On the other hand, 14% say they don’t really know how one gets HIV/Aids and a similar proportion (15%) is of the opinion that HIV/Aids is not at all serious; in fact, 8% say it does not exist. A sizable group (16%) believes that HIV/Aids can be cured by Western medicine or doctors; that traditional herbal remedies can protect a person from contracting HIV/Aids (14%); or that HIV/Aids can be cured by traditional healers (12%).
These beliefs are much stronger among the higher-risk groups.
The study also found that the stigma surrounding HIV/Aids is still rife. Even though almost nine in 10 (88%) agree in principle that people with HIV/Aids should be treated like anybody else, 20% say that HIV/Aids victims should be separated from healthy people, isolated and given separate facilities so they can’t infect other people. The same proportion (18%) will avoid a co-worker if they know that she or he has HIV/Aids.
Opinions on HIV/Aids also resonate with views on gender issues. Almost six in every 10 (58%) agree that the submission of women to men in traditional cultures makes women more vulnerable to HIV/Aids. However, a quarter (23%) believes that HIV/Aids is mostly spread by women and more than a third of the high-risk group (36%) believe that this is the case.
Some myths are closely associated with gender issues and 7% believe that sex with a virgin can cure a person of HIV/Aids. Among the high-risk group, this proportion increases to almost two in every 10 (17%).
These findings emphasise that communication messages should be different for the different risk groups, Markinor said.
Markinor said the findings of the study are in keeping with the recently released United Nations Joint Programme on HIV/Aids report Aids Epidemic Update: December 2005 and demographic projections done by the University of South Africa’s Bureau of Market Research (BMR), from which it is clear that the number of new infections and number of people with full-blown Aids are still on an upward trajectory.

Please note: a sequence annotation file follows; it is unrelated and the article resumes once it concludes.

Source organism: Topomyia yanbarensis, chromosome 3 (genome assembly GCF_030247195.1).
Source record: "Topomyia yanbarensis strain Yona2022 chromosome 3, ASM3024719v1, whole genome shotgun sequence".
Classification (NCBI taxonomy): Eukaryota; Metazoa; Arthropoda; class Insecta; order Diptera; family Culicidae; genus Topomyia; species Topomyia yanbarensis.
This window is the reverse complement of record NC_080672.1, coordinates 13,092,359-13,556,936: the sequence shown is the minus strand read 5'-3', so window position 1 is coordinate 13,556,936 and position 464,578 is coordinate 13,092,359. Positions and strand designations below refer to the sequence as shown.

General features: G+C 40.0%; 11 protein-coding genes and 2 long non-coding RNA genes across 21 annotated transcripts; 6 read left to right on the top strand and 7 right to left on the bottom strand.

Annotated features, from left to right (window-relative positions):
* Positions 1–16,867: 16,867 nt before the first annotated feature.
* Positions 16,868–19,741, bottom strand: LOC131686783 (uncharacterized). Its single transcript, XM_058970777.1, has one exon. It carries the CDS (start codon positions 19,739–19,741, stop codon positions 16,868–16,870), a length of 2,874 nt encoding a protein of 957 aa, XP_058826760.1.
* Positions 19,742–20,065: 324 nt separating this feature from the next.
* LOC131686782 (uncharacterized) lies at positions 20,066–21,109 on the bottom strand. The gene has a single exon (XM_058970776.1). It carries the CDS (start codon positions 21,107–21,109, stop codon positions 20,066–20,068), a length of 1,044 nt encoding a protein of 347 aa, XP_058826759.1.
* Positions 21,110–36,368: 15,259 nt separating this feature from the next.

It appears from the BMR projections shown below that at present there are — conservatively estimated — more than 5,2-million HIV-positive people in South Africa, giving rise to an HIV prevalence rate for the total population of about 11%, Markinor said.
Furthermore, by the end of this year, more than two million people would have died Aids-related deaths. This figure could be as high as nine million by 2021, it added.
”There can be no dispute that HIV/Aids is already having a serious impact on the economic and social well-being of South Africans,” said Markinor.
Typical examples of this include the negative effect of HIV/Aids on household incomes and expenditures, the ability of households to save and to remit cash or goods to other households, and food security of many households, as well as the ability to sustain livelihoods. Especially among rural households, HIV and Aids could deepen and widen already high levels of rural poverty.
The impact of HIV/Aids on business will also increase in impact as more South Africans move into full-blown Aids and die because of the disease, it said.
Typical impacts of this nature include that output growth in South Africa could slow down because of the consumer-based impacts of HIV/Aids, while high levels of HIV/Aids will also negatively affect the country’s investment profile and levels of foreign direct investment. Over the long term, HIV/Aids can even give rise to negative economic growth because of the erosion of the human capital and consumer base affected by HIV/Aids.